6_open-in-cradle

 

All Made Up

Every once in a while we come across a book composed of parts from multiple copies of the same edition, commonly referred to as a made-up copy (Carter, 2004). It can be very difficult to tell if a book is made-up, depending upon how the different pieces were assembled and treated.  An item that recently came into the lab provides a fairly obvious example.

Made-up book
Visibly smaller section on the right.

This incunable in a 19th century binding contains two gathering (one at the front and another towards the center of the textblock) that are noticeably shorter at the tail and fore-edge. Shorter leaves can indicate a number of things about the production of a binding, including proof (Roberts & Etherington, 1982) that the leaves were not overly trimmed by the binder. In this case, though, other evidence suggests the section came from another binding. It may be difficult to tell in the image above, but the paper of the section on the right is significantly brighter than the sections before and after.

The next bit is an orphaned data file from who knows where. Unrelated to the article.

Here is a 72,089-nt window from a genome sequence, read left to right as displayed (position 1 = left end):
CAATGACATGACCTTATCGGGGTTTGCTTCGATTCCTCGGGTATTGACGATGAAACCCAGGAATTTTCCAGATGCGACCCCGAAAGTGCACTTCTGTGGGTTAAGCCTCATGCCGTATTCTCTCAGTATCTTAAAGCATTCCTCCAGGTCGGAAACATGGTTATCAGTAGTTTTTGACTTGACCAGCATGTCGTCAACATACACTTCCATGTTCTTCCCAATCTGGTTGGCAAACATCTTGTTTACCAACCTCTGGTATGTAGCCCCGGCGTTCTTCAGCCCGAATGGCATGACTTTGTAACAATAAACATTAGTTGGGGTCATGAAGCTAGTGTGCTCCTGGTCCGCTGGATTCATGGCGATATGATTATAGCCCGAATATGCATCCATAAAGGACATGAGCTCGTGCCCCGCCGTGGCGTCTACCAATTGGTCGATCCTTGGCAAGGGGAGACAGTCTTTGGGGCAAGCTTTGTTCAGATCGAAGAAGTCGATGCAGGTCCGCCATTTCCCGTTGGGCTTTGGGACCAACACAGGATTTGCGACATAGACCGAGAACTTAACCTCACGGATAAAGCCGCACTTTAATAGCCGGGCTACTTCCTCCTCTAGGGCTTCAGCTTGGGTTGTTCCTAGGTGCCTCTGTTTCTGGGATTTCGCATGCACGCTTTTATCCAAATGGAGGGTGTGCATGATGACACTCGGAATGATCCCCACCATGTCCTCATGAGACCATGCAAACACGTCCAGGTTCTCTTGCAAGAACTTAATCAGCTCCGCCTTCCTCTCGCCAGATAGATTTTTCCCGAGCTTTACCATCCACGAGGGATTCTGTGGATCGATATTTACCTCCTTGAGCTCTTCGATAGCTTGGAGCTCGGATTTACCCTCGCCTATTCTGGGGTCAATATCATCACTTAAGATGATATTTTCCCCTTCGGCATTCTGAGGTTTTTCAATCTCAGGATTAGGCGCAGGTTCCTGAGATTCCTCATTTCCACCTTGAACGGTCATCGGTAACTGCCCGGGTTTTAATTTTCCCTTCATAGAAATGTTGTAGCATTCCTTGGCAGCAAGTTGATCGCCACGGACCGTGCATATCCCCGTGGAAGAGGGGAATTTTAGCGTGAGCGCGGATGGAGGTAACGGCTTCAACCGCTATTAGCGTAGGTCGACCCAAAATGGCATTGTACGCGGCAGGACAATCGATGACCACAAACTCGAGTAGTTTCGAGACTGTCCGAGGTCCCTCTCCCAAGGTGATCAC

Different edge treatment
Red and blue edge decoration

Additionally, the edges of the shorter section have been treated differently. The image above shows that the edges of the smaller section (left) are colored red, while the rest of the texblock (right) has been sprinkled with blue pigment.

In-filled tail edge
In-filled tail edge

It appears that the binder infilled the smaller section at the front to match the size of the surrounding leaves. Similarly toned and textured laid paper has been adhered to the tail edge and at the gutter of each leaf to make them larger. Since the red edge decoration is still visible on these leaves, this was probably done to reduce the risk of handling damage, rather than an attempt to disguise the added gathering.

While the added sections appear somewhat out of place in this binding, I appreciate that the binder did not attempt to hide them by over-trimming the entire textblock or obscuring their red edge decoration. The clear diffirences between paper size, color, and edge treatment provides additional information about the life and use of this object.